Take a moment to feel your pulse. You can find it at your wrist, or in your neck. For a few moments, close your eyes, breathe deeply, and notice the pattern of your heartbeat.
Did you notice how much it changed from one heartbeat to the next?
Many people assume that the heart beats at a fairly constant rate, whether fast or slow. But the heart is a little more complicated than that. When we're feeling relaxed (i.e., when the parasympathetic nervous system is dominant), there's a lot of variation in the amount of time between heartbeats. This is called heart rate variability, or HRV.
When we're feeling stressed, afraid, or nervous (i.e., when the sympathetic nervous system is dominant), this variation gets ironed out. The heart rate not only speeds up, but also becomes more consistent; the HRV goes down. The amount of time between heartbeats becomes predictable, staying almost exactly the same every time.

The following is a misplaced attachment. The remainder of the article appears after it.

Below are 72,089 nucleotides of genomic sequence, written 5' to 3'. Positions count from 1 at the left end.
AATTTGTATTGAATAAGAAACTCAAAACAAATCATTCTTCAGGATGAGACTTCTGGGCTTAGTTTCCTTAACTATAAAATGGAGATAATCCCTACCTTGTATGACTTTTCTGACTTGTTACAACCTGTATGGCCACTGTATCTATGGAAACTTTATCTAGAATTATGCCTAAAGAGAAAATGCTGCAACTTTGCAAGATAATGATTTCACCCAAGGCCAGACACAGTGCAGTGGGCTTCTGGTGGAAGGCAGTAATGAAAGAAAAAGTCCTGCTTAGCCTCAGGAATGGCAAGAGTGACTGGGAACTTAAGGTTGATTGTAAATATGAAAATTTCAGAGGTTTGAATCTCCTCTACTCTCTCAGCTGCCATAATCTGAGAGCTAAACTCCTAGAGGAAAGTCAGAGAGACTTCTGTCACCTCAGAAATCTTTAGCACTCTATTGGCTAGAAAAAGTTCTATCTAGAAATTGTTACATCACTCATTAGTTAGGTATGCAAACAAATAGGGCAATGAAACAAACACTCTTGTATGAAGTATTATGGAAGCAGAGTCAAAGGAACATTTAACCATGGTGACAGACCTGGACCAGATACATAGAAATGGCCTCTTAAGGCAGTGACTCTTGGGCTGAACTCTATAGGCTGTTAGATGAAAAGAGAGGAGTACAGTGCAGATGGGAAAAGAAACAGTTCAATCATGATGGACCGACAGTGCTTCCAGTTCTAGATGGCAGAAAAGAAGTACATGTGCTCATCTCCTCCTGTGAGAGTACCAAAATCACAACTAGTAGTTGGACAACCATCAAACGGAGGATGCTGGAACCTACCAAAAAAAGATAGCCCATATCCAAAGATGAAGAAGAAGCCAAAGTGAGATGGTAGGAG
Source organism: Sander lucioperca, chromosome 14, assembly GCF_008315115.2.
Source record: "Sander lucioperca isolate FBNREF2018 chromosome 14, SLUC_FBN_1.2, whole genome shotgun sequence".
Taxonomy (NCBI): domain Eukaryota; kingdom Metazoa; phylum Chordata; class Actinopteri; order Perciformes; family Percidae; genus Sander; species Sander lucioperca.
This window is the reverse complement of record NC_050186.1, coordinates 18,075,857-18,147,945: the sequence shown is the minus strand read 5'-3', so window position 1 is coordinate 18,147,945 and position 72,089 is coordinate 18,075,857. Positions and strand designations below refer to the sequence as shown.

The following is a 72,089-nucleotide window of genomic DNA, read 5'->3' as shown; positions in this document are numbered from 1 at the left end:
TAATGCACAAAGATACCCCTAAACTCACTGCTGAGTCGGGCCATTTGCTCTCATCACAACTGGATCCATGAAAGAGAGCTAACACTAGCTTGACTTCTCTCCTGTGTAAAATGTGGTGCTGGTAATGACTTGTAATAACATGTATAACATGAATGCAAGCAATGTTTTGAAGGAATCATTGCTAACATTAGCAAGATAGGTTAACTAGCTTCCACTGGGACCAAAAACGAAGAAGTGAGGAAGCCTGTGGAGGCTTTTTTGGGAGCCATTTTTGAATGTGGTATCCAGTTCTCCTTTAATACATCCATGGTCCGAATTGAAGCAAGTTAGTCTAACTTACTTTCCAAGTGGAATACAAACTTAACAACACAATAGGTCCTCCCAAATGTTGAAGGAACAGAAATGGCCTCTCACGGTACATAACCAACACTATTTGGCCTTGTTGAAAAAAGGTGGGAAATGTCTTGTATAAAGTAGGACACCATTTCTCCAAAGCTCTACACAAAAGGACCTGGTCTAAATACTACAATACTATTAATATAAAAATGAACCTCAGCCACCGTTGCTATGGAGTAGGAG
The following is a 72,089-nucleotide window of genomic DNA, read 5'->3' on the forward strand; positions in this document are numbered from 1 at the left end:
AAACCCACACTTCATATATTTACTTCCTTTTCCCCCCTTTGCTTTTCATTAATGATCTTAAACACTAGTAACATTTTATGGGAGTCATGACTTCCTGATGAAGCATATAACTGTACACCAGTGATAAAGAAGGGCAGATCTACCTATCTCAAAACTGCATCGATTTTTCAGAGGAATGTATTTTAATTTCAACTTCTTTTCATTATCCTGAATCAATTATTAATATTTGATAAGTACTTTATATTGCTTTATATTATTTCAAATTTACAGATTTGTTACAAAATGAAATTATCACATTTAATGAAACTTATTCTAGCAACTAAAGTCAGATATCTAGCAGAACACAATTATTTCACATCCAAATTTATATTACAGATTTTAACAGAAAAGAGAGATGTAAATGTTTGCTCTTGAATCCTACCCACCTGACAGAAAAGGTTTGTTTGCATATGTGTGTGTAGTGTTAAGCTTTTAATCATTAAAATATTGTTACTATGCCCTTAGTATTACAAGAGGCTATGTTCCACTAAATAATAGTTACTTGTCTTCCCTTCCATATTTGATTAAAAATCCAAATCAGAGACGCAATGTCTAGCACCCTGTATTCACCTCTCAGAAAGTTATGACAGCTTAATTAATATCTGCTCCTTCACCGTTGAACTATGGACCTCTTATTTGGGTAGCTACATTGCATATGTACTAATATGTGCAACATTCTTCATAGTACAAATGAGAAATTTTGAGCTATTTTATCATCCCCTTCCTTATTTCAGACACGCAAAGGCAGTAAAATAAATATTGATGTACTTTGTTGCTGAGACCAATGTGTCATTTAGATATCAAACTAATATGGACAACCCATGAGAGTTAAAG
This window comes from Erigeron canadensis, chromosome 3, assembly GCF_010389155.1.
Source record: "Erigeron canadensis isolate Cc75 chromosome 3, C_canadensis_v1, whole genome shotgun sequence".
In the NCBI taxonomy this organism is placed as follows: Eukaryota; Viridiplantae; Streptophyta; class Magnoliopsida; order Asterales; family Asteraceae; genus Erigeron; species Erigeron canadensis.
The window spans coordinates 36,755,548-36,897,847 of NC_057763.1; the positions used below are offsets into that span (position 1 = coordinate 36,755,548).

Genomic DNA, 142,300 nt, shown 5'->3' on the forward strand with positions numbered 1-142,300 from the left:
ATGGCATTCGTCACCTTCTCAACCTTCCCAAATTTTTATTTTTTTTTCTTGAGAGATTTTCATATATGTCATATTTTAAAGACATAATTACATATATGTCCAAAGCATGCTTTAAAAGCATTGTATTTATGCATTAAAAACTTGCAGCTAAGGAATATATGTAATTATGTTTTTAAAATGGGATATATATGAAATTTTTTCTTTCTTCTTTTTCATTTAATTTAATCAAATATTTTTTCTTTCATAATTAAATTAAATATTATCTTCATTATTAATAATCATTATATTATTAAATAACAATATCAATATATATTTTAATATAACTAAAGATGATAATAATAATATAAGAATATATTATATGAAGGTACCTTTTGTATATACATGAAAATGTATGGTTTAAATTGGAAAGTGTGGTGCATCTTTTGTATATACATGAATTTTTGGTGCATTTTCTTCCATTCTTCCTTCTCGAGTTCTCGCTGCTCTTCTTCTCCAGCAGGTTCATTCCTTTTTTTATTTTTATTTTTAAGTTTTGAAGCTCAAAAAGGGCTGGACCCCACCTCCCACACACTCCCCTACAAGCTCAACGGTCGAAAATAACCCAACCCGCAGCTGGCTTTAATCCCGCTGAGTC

I see an analogy here to the way that stress affects our minds. When we're feeling relaxed, we're creative. We're open to change, adapting to the moment. With each heartbeat, the slate is fresh; anything could happen next.
But fear or stress locks us into a certain pattern. We feel that we can't change. We stick with the exact way that we're doing things. Creativity and adaption go out the window.
I love that feeling of variability. And the beautiful thing about the nervous system is that relaxation –and a higher HRV – is usually only a few deep breaths away.